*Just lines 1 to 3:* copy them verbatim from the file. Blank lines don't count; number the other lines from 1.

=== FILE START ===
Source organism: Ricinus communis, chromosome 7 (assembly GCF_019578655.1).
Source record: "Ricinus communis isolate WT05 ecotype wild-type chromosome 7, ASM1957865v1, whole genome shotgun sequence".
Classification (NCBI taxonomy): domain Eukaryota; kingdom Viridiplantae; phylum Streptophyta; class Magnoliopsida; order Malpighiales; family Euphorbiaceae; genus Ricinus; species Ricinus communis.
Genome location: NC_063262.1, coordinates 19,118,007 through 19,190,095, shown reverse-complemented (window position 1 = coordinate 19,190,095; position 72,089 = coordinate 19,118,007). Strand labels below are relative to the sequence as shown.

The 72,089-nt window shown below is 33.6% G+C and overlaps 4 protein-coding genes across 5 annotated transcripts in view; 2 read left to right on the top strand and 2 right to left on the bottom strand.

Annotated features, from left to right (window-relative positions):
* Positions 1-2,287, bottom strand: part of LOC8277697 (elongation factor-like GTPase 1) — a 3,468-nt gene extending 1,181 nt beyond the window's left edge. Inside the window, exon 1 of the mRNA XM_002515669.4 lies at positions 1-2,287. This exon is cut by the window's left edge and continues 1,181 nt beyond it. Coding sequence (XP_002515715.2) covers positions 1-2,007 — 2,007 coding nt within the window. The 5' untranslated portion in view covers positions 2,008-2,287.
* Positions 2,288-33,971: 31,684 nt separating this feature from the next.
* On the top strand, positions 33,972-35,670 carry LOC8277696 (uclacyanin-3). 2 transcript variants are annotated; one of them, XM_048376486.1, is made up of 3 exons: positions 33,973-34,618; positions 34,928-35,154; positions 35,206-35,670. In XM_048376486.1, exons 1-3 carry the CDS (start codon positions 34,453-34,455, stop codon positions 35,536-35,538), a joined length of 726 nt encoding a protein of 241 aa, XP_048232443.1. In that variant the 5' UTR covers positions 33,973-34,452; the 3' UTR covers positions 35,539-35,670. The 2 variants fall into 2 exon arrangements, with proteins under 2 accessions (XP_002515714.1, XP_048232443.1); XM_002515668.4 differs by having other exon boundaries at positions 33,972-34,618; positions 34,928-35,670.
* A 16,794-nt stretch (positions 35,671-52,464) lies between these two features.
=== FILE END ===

Source organism: Ricinus communis, chromosome 7 (assembly GCF_019578655.1).
Source record: "Ricinus communis isolate WT05 ecotype wild-type chromosome 7, ASM1957865v1, whole genome shotgun sequence".
Classification (NCBI taxonomy): domain Eukaryota; kingdom Viridiplantae; phylum Streptophyta; class Magnoliopsida; order Malpighiales; family Euphorbiaceae; genus Ricinus; species Ricinus communis.